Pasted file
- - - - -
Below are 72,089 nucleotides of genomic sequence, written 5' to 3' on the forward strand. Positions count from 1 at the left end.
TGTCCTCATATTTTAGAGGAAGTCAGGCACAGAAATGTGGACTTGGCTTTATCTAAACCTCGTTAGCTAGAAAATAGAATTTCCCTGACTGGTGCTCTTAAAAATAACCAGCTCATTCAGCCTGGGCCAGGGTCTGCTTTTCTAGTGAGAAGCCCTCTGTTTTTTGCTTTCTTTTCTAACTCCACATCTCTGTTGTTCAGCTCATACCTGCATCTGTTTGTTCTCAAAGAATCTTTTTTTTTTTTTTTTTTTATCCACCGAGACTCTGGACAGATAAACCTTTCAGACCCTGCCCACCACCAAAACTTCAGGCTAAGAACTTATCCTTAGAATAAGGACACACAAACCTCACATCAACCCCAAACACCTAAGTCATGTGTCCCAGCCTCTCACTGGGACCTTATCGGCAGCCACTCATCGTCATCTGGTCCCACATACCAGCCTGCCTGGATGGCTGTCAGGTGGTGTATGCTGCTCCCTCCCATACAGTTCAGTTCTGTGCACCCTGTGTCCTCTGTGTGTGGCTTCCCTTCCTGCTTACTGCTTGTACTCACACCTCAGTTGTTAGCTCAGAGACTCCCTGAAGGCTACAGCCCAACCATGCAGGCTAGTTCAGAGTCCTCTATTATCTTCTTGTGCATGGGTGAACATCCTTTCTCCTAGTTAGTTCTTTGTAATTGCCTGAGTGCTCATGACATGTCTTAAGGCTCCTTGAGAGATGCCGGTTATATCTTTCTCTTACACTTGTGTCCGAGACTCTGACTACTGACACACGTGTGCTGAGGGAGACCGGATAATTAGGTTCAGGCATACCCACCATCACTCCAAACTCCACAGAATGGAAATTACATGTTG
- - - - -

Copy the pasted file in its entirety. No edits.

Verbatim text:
Below are 72,089 nucleotides of genomic sequence, written 5' to 3' on the forward strand. Positions count from 1 at the left end.
TGTCCTCATATTTTAGAGGAAGTCAGGCACAGAAATGTGGACTTGGCTTTATCTAAACCTCGTTAGCTAGAAAATAGAATTTCCCTGACTGGTGCTCTTAAAAATAACCAGCTCATTCAGCCTGGGCCAGGGTCTGCTTTTCTAGTGAGAAGCCCTCTGTTTTTTGCTTTCTTTTCTAACTCCACATCTCTGTTGTTCAGCTCATACCTGCATCTGTTTGTTCTCAAAGAATCTTTTTTTTTTTTTTTTTTTATCCACCGAGACTCTGGACAGATAAACCTTTCAGACCCTGCCCACCACCAAAACTTCAGGCTAAGAACTTATCCTTAGAATAAGGACACACAAACCTCACATCAACCCCAAACACCTAAGTCATGTGTCCCAGCCTCTCACTGGGACCTTATCGGCAGCCACTCATCGTCATCTGGTCCCACATACCAGCCTGCCTGGATGGCTGTCAGGTGGTGTATGCTGCTCCCTCCCATACAGTTCAGTTCTGTGCACCCTGTGTCCTCTGTGTGTGGCTTCCCTTCCTGCTTACTGCTTGTACTCACACCTCAGTTGTTAGCTCAGAGACTCCCTGAAGGCTACAGCCCAACCATGCAGGCTAGTTCAGAGTCCTCTATTATCTTCTTGTGCATGGGTGAACATCCTTTCTCCTAGTTAGTTCTTTGTAATTGCCTGAGTGCTCATGACATGTCTTAAGGCTCCTTGAGAGATGCCGGTTATATCTTTCTCTTACACTTGTGTCCGAGACTCTGACTACTGACACACGTGTGCTGAGGGAGACCGGATAATTAGGTTCAGGCATACCCACCATCACTCCAAACTCCACAGAATGGAAATTACATGTTG